The Reserve Bank of India (RBI) has stipulated that Indian banks will have to maintain Tier I capital,or core capital,of at least 7 per cent of their risk weighted assets on an ongoing basis.
The RBI has also tightened the norms to monitor banks investments,inter-connectedness and cross-holdings in the financial sector services which are beyond the active regulatory purview of the central bank or shadow banking.
Under the existing Basel II framework,banks are required to maintain Tier I capital of at least 6 per cent of their risk weighted assets.
In its final guidelines on Basel III capital regulations issued on Wednesday,the RBI said,The total capital ratio,including Tier I and Tier II,must be at least 9 per cent,unchanged from the current requirement compared with the Basel III minimum requirement of 8 per cent.
Thus,within the minimum Capital to Risk (Weighted) Assets Ratio (CRAR) of 9 per cent,Tier 2 capital can be admitted maximum up to 2 per cent. The new guidelines are effective from January 1,2013 in a phased manner and will be will be fully implemented on March 31,2018.
For the fiscal year ending March 31,2013,banks will have to disclose capital ratios computed under the existing guidelines,as well as those computed under the Basel III framework,the central bank said.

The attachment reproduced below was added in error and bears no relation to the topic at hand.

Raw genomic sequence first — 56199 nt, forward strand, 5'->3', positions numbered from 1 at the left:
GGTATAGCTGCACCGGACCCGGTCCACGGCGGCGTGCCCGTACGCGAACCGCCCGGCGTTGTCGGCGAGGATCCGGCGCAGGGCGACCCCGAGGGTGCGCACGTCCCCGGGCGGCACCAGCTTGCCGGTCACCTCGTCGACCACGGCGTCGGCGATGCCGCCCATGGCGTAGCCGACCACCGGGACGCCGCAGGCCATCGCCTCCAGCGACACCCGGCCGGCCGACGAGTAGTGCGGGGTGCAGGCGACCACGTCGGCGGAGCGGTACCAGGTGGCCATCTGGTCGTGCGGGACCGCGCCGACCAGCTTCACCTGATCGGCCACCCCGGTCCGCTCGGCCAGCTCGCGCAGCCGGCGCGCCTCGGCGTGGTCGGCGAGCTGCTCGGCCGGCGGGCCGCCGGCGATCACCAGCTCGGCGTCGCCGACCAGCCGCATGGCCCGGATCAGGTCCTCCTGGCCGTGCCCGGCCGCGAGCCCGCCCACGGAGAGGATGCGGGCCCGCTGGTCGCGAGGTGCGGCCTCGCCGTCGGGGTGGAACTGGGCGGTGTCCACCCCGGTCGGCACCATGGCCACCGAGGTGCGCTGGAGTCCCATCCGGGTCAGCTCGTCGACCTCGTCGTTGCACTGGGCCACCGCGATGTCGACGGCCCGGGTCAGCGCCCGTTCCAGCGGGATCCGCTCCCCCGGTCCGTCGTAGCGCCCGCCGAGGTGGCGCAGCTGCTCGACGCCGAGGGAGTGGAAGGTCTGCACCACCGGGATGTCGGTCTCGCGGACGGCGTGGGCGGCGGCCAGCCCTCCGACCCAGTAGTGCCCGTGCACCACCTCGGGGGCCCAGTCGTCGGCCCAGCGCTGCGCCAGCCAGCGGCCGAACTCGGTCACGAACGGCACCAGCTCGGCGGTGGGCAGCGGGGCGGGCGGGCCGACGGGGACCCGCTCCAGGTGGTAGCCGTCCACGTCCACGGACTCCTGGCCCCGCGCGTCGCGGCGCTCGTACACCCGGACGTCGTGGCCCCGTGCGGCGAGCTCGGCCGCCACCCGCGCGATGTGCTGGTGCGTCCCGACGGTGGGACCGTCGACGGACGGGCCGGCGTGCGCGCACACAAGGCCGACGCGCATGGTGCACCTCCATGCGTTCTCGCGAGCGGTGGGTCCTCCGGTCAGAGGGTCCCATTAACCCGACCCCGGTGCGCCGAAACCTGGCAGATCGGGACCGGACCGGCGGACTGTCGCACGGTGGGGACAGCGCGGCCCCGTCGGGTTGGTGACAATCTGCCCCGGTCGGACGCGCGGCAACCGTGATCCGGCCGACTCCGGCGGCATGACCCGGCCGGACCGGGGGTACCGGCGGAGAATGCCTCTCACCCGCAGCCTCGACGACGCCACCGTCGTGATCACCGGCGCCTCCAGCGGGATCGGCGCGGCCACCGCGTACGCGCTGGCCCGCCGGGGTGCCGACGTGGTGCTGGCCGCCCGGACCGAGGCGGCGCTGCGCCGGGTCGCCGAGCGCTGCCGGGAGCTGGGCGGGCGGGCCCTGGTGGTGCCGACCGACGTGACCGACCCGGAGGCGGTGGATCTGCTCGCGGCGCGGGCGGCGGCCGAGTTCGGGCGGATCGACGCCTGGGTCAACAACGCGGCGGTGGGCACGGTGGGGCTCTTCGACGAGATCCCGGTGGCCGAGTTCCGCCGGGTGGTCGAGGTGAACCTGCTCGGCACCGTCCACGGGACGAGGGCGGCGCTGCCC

Common Equity Tier 1 (CET1) capital must be at least 5.5 per cent of risk weighted assets (RWAs). Banks are also required to maintain a capital conservation buffer (CCB) of 2.5 per cent of RWAs in the form of Common Equity Tier 1 capital.
The investment of banks in the regulatory capital instruments of other financial entities came in for criticism during the crisis because of their contribution to inter-connectedness amongst the financial institutions.
In addition,these investments also amounted to double counting of capital in the financial system.
Therefore,under Basel III,these investments have been subjected to stringent treatment in terms of deduction from respective tiers of regulatory capital.
It will help ensure that when capital absorbs a loss at one financial institution this does not immediately result in the loss of capital in a bank which holds that capital, the RBI said.